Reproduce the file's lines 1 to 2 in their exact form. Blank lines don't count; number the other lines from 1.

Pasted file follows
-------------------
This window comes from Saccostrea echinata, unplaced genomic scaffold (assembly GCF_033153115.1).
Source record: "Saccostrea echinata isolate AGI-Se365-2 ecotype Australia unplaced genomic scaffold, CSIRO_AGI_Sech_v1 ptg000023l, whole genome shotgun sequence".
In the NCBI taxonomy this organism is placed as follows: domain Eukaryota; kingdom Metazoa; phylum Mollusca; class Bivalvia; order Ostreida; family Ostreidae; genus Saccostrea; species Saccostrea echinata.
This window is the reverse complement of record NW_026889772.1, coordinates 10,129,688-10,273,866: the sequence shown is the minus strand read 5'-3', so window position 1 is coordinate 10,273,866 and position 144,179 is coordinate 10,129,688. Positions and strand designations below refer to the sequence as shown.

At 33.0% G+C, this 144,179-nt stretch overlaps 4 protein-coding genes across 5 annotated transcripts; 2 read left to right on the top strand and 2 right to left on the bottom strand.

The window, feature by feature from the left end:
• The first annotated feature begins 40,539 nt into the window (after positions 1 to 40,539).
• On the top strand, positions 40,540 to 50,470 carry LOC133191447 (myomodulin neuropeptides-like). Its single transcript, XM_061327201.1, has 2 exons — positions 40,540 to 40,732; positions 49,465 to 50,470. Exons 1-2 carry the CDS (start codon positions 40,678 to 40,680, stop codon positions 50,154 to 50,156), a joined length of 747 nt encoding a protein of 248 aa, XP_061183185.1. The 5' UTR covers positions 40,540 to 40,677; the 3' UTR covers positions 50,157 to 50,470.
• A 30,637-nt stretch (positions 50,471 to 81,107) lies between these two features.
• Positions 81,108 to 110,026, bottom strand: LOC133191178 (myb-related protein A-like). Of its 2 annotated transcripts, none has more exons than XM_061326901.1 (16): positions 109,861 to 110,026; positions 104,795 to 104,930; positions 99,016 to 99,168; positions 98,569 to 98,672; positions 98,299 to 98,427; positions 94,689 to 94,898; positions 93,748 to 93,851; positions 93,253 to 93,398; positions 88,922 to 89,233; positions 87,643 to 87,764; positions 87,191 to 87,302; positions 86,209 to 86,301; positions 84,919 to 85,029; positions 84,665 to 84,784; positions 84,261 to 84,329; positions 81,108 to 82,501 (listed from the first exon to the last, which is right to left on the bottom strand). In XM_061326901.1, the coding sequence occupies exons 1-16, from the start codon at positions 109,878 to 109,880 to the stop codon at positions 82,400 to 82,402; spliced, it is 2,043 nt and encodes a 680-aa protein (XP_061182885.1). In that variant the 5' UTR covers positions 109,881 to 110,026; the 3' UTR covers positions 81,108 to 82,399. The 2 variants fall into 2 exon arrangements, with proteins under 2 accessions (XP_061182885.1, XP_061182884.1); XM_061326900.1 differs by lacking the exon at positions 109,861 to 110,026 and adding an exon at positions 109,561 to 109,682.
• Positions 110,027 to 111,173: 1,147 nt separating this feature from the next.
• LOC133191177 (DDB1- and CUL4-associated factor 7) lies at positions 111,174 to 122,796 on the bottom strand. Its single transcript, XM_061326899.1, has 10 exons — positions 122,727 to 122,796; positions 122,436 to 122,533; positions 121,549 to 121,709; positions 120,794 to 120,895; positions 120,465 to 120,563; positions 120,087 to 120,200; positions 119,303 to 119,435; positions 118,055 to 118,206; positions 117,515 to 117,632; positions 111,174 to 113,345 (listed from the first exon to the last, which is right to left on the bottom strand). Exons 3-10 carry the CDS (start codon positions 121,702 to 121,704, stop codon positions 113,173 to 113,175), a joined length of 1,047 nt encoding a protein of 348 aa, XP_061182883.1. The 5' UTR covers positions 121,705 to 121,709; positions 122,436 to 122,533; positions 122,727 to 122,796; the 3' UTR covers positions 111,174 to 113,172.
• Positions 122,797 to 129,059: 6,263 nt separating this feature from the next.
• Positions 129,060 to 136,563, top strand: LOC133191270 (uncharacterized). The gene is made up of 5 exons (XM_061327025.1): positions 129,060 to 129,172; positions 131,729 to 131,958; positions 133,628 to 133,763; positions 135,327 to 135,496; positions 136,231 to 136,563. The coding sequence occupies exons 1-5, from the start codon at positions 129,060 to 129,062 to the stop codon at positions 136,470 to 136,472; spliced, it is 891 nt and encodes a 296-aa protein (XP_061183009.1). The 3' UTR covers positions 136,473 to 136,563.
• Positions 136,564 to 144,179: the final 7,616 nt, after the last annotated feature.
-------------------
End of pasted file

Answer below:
This window comes from Saccostrea echinata, unplaced genomic scaffold (assembly GCF_033153115.1).
Source record: "Saccostrea echinata isolate AGI-Se365-2 ecotype Australia unplaced genomic scaffold, CSIRO_AGI_Sech_v1 ptg000023l, whole genome shotgun sequence".